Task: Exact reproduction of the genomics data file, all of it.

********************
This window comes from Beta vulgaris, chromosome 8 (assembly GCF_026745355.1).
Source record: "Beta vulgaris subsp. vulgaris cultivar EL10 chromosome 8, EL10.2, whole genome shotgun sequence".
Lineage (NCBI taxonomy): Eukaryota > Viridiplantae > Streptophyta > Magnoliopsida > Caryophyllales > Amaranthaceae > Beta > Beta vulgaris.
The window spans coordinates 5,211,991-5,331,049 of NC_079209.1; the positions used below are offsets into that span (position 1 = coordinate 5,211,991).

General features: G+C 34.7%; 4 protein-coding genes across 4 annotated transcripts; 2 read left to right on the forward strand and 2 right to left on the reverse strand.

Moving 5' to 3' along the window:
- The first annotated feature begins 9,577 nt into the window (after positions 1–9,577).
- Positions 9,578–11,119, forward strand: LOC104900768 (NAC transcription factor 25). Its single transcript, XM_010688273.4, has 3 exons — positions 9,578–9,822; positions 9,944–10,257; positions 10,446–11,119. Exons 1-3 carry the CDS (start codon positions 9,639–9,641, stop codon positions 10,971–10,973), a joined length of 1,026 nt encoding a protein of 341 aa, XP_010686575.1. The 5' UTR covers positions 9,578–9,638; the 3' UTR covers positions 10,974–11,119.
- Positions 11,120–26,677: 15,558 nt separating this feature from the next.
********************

This window comes from Beta vulgaris, chromosome 8 (assembly GCF_026745355.1).
Source record: "Beta vulgaris subsp. vulgaris cultivar EL10 chromosome 8, EL10.2, whole genome shotgun sequence".
Lineage (NCBI taxonomy): Eukaryota > Viridiplantae > Streptophyta > Magnoliopsida > Caryophyllales > Amaranthaceae > Beta > Beta vulgaris.
The window spans coordinates 5,211,991-5,331,049 of NC_079209.1; the positions used below are offsets into that span (position 1 = coordinate 5,211,991).

General features: G+C 34.7%; 4 protein-coding genes across 4 annotated transcripts; 2 read left to right on the forward strand and 2 right to left on the reverse strand.

Moving 5' to 3' along the window:
- The first annotated feature begins 9,577 nt into the window (after positions 1–9,577).
- Positions 9,578–11,119, forward strand: LOC104900768 (NAC transcription factor 25). Its single transcript, XM_010688273.4, has 3 exons — positions 9,578–9,822; positions 9,944–10,257; positions 10,446–11,119. Exons 1-3 carry the CDS (start codon positions 9,639–9,641, stop codon positions 10,971–10,973), a joined length of 1,026 nt encoding a protein of 341 aa, XP_010686575.1. The 5' UTR covers positions 9,578–9,638; the 3' UTR covers positions 10,974–11,119.
- Positions 11,120–26,677: 15,558 nt separating this feature from the next.